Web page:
If you really want to see the video, click on the photo above.


Filed under Barbados, China, Human Rights

SHOCKING: Hospital Nurses In Barbados Allowed To Practice Without License Or Proper Training!

Unqualified Nurses Allowed To Work For As Long As Six Months!

That nurse who looked after you or your child at the Queen Elizabeth Hospital last week might have previously failed the General Nursing Examination.

The story of this outrageous abuse is carried in the Nation News article Nurses Must Go.

The Nigerian nurses were hired, brought to Barbados and allowed to work even though they were not qualified and could not pass the basic nursing exam.

Even after this expose, the National Union of Public Workers has the stupidity to insist that the recently fired unqualified nurses be paid for the entire two years of their contract.

As to the previous and current Ministers of Health… what do they say about this idiocy? What do the hospital Board of Directors have to say for themselves?

Apparently the professional “journalists” at the Nation News never thought to interview anybody in charge and ask some deep professional questions like, “Have you lost your mind?” or “What the hell were you thinking when you hired unqualified nurses to look after our children?”

What is it that our leaders don’t get about setting and maintaining standards for the public good?

One of the jobs of governments everywhere is to set and enforce standards that are in the public interest – especially in critical areas where mistakes can cause grave consequences.

We don’t let plumbers or carpenters or teachers wake up on Monday and decide that they now want to fly airliners or design office buildings on Tuesday!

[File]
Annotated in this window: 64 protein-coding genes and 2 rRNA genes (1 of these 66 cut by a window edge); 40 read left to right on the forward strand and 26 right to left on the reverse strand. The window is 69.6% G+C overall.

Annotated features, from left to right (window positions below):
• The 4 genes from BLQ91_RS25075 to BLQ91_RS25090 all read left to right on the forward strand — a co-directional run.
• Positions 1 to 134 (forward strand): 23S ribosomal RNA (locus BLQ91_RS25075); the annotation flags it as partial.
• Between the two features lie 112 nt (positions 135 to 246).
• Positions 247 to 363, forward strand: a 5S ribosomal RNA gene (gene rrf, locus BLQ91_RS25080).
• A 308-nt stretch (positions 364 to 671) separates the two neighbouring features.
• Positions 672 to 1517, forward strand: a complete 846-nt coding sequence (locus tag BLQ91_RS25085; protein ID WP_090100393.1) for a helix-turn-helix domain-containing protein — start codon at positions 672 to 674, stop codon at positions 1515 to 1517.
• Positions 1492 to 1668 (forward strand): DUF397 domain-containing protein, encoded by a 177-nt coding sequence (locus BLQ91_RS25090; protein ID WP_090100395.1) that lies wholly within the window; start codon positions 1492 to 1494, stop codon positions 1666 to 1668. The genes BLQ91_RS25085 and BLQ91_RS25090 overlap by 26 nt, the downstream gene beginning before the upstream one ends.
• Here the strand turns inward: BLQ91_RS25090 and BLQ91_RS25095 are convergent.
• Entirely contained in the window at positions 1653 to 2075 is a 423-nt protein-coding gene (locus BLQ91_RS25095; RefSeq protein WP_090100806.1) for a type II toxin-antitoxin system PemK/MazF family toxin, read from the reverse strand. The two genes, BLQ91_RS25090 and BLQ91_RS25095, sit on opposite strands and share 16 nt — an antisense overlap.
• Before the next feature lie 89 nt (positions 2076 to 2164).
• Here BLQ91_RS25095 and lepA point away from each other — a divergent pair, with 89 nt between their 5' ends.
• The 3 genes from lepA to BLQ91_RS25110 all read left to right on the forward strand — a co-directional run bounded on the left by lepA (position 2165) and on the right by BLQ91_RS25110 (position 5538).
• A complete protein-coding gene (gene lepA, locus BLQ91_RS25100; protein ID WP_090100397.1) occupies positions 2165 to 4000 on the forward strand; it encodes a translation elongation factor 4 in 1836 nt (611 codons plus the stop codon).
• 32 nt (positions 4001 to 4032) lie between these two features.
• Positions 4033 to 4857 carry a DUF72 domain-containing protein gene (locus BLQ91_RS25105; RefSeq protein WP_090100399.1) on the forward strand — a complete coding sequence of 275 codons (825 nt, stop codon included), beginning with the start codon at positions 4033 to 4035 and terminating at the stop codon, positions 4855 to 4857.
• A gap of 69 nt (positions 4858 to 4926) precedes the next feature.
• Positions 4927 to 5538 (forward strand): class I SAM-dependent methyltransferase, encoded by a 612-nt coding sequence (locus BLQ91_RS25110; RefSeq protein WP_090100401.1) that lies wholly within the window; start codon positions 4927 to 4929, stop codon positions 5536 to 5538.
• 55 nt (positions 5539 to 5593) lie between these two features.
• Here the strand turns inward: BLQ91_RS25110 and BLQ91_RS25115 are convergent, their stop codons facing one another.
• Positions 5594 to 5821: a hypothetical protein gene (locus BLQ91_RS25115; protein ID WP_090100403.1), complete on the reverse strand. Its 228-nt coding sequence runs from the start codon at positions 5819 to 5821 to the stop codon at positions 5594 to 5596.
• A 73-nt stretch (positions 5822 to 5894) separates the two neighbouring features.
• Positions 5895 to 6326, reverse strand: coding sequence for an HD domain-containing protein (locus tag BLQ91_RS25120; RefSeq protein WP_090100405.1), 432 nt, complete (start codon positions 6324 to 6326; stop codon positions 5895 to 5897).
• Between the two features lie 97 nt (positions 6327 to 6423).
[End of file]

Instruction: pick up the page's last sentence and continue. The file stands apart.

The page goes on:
But we allowed unqualified nurses to treat our sick and injured.

We’re there any “incidents” involving unqualified nurses? Were any patients injured?

Will somebody please tell me why the QEH Board of Directors shouldn’t be fired this minute?


Filed under Africa, Health, Nigeria

Land Values In Barbados – Government Giveth, and Government Taketh Away

Own Land In St Philip? Hey… Thats Too Bad!

If you own a house or land in St. Philip – you just lost a pile of money. Your equity was slashed and burned while you slept.

The Barbados Government announced it will push through rules that will restrict your ability to sell your real estate to foreigners. Bajans are concerned that the country is being sold to foreigners, so the government has decided that large areas of St. Philip will be reserved for Bajan ownership only.

No, it is not law yet – but the announcement of the government’s intent was all it took to devalue your home in St. Philip.

The effect of this is that yesterday you could sell your land to a foreigner for big bucks, but today you can only sell to Bajans – who have much less money to spend than foreigners.

We who live in Christ Church and St. Michael thank you St. Philip homeowners for helping out with the land shortage while allowing us to sell our land for even more money! Its all about supply and demand, and the supply of land available to be sold to foreigners was just reduced so I guess we can ask those Brits for even more money for our Christ Church building lots!

Prime Minister Says “Don’t Even Think About Suing The Government”